Rising contractor debt: ‘We’re concerned this is not being taken into account’

Agricultural contractor debt needs to be considered as machinery depreciation costs rise on Irish farms, according to the Association of Farm & Forestry Contractors in Ireland (FCI).

The FCI welcomed the latest Teagasc National Farm Survey 2019 report, which highlighted the level of debt on farms, as well as the consequential additional depreciation costs due to the increased level of machinery investment.

The contractor representative organisation said that such increased investment on many farms has been fuelled by the Targeted Agricultural Modernisation Scheme (TAMS) and the Young Farmer Capital Investment Scheme (YFCIS).

While the latest Teagasc National Farm Survey 2019 shows that 62% of farms have no farm debt, down from 64% in 2018, FCI is concerned that these figures do not take into account the levels of contractor debt that have been increasing.

Commenting, Richard White, national chairman of FCI, said: “We are seeing increasing levels of debt to farm contractors across the country during this period of dairy expansion and we are concerned that this is not being taken into account in terms of the Teagasc research.

“All too often this farm contractor is seen as hidden debt because it is not part of regular banking debt, while it is sizeable in our sector,” he added.

The FCI said that it has written to Teagasc seeking clarity on whether contractor debt is included in the Teagasc on-farm debt figure.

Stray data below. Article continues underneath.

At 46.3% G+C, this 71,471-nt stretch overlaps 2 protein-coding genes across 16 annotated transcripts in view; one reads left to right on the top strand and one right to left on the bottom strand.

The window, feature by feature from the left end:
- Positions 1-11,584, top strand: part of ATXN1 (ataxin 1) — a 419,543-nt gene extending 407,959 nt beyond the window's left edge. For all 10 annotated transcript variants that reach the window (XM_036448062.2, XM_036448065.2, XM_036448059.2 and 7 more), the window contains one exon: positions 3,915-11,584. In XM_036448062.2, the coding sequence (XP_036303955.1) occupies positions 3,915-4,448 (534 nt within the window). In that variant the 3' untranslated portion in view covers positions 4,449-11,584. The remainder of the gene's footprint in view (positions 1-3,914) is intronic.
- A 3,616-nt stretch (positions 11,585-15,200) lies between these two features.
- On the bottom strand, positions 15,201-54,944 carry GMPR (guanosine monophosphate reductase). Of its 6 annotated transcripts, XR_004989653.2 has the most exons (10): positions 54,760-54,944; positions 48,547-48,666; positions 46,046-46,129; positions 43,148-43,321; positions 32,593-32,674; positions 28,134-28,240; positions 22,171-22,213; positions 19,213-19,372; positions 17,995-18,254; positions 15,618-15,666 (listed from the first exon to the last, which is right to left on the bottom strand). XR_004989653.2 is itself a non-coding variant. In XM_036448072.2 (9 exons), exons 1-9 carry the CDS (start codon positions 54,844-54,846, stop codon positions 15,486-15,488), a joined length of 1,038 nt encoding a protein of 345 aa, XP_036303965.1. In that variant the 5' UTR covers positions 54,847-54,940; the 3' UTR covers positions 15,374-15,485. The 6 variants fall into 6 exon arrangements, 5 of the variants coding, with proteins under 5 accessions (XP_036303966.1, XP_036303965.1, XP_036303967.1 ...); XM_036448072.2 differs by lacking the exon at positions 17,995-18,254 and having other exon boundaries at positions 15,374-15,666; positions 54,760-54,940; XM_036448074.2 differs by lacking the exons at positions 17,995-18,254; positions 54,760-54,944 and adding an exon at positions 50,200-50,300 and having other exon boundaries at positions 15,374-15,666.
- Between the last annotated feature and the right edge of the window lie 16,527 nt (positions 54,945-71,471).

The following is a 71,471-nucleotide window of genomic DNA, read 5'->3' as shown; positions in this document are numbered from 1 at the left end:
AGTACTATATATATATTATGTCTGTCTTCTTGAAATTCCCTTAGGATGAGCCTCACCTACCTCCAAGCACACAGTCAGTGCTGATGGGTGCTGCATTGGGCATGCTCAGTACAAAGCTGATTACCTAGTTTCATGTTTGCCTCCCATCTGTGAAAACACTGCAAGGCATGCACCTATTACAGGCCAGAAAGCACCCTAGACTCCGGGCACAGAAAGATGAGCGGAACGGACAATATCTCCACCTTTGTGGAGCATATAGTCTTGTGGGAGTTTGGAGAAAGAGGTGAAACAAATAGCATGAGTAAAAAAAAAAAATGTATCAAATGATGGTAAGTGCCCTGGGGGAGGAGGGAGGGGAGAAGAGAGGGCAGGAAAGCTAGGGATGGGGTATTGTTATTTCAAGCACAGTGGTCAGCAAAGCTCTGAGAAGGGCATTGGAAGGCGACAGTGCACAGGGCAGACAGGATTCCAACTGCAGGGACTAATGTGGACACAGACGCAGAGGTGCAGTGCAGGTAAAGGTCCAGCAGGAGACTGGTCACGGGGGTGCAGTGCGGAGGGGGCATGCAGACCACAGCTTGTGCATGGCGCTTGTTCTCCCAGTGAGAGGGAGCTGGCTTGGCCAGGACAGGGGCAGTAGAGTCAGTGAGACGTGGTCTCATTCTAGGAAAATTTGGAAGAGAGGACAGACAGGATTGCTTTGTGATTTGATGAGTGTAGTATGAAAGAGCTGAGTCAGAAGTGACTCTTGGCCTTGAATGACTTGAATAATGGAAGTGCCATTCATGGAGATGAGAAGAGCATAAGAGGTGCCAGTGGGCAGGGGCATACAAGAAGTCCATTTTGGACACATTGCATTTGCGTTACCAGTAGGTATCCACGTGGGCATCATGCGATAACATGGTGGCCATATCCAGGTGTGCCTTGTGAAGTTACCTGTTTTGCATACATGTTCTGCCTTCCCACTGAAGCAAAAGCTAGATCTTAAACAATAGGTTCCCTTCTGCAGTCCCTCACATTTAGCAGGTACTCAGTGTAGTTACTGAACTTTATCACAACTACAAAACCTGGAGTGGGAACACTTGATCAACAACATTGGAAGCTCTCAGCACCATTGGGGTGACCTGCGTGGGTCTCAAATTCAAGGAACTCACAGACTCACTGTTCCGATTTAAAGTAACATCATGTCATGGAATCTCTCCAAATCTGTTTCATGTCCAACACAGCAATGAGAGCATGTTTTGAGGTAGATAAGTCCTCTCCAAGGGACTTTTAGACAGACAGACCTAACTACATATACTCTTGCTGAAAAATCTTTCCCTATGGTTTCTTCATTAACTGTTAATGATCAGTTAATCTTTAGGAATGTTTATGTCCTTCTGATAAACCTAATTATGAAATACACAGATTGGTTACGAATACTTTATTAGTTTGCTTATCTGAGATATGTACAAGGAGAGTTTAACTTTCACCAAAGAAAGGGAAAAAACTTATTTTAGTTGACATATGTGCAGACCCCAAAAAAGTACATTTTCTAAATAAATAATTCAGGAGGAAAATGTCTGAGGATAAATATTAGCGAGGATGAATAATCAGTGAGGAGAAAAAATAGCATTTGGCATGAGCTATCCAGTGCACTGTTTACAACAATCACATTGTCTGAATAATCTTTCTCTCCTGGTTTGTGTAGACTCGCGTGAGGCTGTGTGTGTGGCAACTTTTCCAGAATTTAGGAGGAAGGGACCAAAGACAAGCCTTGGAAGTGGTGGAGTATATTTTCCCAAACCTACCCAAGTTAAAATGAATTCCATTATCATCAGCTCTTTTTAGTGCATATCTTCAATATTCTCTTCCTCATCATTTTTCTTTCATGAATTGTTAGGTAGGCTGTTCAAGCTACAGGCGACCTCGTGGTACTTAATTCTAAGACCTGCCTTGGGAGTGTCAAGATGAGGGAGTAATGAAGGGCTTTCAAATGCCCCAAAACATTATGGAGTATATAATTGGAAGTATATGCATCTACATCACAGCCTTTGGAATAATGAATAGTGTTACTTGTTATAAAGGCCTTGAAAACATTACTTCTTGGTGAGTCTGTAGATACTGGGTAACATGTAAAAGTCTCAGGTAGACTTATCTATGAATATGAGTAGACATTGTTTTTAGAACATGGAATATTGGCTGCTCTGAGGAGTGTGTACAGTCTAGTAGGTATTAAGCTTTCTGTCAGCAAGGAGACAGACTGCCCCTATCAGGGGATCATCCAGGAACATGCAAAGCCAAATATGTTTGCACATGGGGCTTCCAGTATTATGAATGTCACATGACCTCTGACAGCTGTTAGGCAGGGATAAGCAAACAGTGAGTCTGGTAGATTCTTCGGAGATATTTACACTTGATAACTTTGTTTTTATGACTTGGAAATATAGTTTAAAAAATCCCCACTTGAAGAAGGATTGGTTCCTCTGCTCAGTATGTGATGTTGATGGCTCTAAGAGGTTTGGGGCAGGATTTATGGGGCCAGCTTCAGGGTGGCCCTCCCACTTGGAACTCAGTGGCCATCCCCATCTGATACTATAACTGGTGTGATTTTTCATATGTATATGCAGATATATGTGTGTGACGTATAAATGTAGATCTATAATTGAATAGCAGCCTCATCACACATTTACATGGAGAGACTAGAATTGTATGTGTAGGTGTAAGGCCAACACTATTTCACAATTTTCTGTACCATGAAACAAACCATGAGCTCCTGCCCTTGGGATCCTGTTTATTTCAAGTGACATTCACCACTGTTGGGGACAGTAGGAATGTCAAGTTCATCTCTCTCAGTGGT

The contractor group also noted the survey results showing that the TAMS and the YFCIS continue to assist on-farm investment.

Much of this investment is in farm machinery that is competing with non-grant supported contractor machinery.

“The Teagasc report noted that 6% of farms participated in these schemes in 2019 receiving an average payment of €12,839 per farm translates to grant support of over €71 million – much of which is competing with non-grant aided machines provided by contractors,” he added.

One of the consequences of additional machinery investment is increased machinery depreciation costs on farms, White added.

The Teagasc research has shown that machinery depreciation costs as a percentage of overhead costs on Irish farms have increased by 13.5% year on year.

“[This is] a factor that is rarely taken into account when comparing machinery ownership costs, with the value of contractor service costs, which the Teagasc figures showed had recorded a 2.7% increase, between 2018 and 2019,” the chairman concluded.